Economic Perspectives with Hopeton Hay on KAZI 88.7 FM in Austin, TX

10 Money Saving Tax Tips for the Self-Employed

Posted by Hopeton on March 24, 2009

By Rosheila Motley

Technology and the ease of telecommunication have prompted more consultants, coaches, contractors and freelancers to take business matters into their own hands. Self-employment is no longer a means of making some extra money but a full-time career, and many such full-timers are punching their own time clocks and making excellent incomes. The self-employed have unique tax concerns. Below are ten helpful tax tips to help lessen Uncle Sam’s tax bite:

Rosheila Motley

Rosheila Motley

1. Keep very good records: Unlike a large company in which someone is hired to maintain records of all income and expenses, it is up to you to keep very good records, save all receipts and be able to support your deductions.

2. Office space: Whether you have a separate office facility or are using a portion of your basement or a converted den, you can deduct the percentage of your home used exclusively for business purposes. Take this percentage off of your mortgage or rent payments as well as your utilities. If you have a phone exclusively used for business, deduct those phone bills.

3. Don’t forget business expenses: Keep receipts and good records of business travel and other expenses including office supplies, postage and shipping costs, dues, subscriptions, and anything else business-related, including computer software for your business and upgrades to your system.

4. Deduct child care costs: There are allowable deductions for daycare, nanny care, babysitting and any other type of childcare provided while you are working. Take the deductions allowable.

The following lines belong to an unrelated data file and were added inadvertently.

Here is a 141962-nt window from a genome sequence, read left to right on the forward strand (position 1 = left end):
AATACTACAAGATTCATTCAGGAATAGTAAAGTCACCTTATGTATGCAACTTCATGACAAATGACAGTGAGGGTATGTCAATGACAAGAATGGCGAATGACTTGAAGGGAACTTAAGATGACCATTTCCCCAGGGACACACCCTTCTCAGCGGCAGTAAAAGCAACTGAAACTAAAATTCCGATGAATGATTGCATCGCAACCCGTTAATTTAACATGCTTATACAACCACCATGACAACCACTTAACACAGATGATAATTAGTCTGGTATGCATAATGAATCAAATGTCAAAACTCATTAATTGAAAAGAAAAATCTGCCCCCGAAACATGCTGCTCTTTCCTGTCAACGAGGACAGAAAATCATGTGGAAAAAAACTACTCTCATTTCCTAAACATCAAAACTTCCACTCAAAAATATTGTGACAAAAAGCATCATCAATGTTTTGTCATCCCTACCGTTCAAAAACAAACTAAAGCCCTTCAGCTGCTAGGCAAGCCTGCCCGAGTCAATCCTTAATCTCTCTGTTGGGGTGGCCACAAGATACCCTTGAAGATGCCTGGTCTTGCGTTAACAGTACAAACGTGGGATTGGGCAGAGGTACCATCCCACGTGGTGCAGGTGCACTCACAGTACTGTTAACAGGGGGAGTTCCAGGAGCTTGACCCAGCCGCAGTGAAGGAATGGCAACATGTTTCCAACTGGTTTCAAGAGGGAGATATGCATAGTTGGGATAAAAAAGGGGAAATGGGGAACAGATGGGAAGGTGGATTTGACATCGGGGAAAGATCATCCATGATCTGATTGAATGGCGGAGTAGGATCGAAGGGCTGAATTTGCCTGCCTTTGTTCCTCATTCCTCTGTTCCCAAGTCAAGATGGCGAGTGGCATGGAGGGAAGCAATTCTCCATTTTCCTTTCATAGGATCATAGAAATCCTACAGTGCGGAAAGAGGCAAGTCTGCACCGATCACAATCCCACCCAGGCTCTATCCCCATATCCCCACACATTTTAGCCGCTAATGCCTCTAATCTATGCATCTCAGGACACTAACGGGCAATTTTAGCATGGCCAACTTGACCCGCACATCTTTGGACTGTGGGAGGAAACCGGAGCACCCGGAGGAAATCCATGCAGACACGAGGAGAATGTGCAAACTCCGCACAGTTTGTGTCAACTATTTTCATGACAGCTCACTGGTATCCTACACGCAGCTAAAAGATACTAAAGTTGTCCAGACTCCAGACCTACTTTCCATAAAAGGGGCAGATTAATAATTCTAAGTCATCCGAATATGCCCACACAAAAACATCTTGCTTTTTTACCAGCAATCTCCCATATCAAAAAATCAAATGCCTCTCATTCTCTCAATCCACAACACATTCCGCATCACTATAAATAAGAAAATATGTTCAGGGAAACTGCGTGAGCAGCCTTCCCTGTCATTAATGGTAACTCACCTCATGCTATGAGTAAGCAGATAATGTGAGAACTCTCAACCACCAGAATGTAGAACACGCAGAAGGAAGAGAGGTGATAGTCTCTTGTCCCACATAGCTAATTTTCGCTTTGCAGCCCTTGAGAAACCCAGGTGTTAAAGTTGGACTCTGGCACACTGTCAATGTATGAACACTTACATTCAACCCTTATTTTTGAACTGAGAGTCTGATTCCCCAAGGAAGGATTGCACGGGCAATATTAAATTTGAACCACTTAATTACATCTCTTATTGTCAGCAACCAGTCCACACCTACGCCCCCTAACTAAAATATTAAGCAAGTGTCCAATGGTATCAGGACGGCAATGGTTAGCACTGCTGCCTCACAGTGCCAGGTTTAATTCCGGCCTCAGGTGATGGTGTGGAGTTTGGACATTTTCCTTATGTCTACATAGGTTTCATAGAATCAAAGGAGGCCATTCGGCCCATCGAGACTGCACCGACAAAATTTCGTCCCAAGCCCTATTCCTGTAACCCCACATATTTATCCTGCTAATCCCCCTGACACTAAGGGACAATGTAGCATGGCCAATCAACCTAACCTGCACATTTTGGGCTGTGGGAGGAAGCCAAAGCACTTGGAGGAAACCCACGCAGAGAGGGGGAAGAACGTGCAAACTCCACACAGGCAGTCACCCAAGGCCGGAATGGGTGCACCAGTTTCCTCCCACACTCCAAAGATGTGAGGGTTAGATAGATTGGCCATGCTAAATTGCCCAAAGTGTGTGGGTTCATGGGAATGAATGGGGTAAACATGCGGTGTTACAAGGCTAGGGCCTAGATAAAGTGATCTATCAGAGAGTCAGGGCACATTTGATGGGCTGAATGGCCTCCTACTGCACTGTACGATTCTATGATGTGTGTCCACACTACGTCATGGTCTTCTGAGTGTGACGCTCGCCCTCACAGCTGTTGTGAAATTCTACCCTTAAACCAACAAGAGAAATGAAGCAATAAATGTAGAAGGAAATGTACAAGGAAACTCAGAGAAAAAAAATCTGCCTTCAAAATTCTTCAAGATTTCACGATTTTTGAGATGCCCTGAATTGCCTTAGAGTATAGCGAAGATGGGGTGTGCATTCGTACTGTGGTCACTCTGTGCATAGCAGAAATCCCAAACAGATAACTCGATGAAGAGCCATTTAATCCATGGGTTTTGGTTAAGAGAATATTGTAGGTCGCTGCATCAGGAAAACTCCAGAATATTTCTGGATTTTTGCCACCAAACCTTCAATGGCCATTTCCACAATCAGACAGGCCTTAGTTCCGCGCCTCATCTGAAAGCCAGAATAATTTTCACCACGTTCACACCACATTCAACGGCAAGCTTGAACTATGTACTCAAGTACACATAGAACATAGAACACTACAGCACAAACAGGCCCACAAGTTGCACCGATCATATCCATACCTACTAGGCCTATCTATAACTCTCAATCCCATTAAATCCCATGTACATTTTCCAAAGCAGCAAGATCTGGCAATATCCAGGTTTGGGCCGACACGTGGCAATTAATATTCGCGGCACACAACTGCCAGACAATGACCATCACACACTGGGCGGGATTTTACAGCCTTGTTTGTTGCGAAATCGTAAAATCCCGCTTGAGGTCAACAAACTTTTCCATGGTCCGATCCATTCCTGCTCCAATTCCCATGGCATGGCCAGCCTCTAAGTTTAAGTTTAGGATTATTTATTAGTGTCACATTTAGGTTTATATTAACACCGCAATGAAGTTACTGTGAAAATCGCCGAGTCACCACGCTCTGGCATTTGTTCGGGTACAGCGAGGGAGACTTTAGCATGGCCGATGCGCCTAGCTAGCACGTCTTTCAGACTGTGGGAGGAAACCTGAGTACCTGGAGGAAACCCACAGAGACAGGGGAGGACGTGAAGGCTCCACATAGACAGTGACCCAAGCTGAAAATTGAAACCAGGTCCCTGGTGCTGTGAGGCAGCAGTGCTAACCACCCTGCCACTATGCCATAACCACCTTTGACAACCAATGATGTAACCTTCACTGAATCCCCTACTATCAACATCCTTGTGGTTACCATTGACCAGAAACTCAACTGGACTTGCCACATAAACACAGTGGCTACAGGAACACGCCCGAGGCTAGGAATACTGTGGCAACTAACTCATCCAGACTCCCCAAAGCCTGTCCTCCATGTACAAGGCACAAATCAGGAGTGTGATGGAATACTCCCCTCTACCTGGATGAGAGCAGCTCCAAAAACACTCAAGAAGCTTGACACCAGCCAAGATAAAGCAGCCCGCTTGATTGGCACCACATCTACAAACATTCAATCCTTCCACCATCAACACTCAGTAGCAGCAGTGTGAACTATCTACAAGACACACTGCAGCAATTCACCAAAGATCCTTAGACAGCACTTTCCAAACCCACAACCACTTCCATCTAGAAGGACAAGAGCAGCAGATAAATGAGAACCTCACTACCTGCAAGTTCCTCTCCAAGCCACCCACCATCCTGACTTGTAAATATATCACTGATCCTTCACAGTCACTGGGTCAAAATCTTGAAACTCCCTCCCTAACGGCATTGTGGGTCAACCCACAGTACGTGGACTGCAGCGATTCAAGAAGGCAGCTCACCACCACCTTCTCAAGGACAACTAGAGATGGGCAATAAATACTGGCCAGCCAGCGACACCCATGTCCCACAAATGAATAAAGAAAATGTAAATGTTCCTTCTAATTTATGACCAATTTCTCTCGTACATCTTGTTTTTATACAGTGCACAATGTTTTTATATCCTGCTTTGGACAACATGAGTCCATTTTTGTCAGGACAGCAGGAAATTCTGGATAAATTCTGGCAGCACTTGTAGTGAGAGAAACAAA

5. Set up a retirement plan: You should consider setting up a self employed qualified retirement plan (i.e. SEP IRA) not only for tax purposes but for the same of saving money for your retirement years. If you wish to start with more than $2,000, you can opt for a Keogh plan, which allows you to put away more into tax-deferred savings for your retirement.

6. Employ family members: You can deduct medical expenses for your entire family by employing them legitimately.

7. Defer income if necessary: Being self-employed, you can alter your billing slightly to defer income if you see yourself heading into a higher tax bracket.

8. Get money back from FICA: Being self-employed, you pay both the employer and employee portions of Social Security tax. You can, however, deduct half of these payments on your 1040 form.

9. Increase expenses if necessary: Just as you can elect to defer income, if you see that your income is high, you can make many more year-end business purchases to add some tax deductions before December 31st.

10. Get the right help: Look for tax help from someone who is familiar with self- employment, since your needs will differ from those of a company.

Rosheila Motley is the president of Motley’s Financial Services and a member of the Austin Cen-Tex chapter of the National Association of Black Accountants. She has a masters degree in accounting.  She can be reached at rmotleynaba@sbcglobal.net.

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